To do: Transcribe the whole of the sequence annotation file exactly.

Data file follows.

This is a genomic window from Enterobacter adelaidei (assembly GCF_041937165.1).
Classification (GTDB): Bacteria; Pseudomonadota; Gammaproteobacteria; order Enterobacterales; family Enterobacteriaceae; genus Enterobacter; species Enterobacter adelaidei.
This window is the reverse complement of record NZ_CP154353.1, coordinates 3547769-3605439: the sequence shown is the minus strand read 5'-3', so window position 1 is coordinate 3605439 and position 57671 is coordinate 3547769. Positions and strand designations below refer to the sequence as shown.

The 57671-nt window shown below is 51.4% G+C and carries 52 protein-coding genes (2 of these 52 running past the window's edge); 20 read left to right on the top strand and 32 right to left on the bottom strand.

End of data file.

This is a genomic window from Enterobacter adelaidei (assembly GCF_041937165.1).
Classification (GTDB): Bacteria; Pseudomonadota; Gammaproteobacteria; order Enterobacterales; family Enterobacteriaceae; genus Enterobacter; species Enterobacter adelaidei.
This window is the reverse complement of record NZ_CP154353.1, coordinates 3547769-3605439: the sequence shown is the minus strand read 5'-3', so window position 1 is coordinate 3605439 and position 57671 is coordinate 3547769. Positions and strand designations below refer to the sequence as shown.

The 57671-nt window shown below is 51.4% G+C and carries 52 protein-coding genes (2 of these 52 running past the window's edge); 20 read left to right on the top strand and 32 right to left on the bottom strand.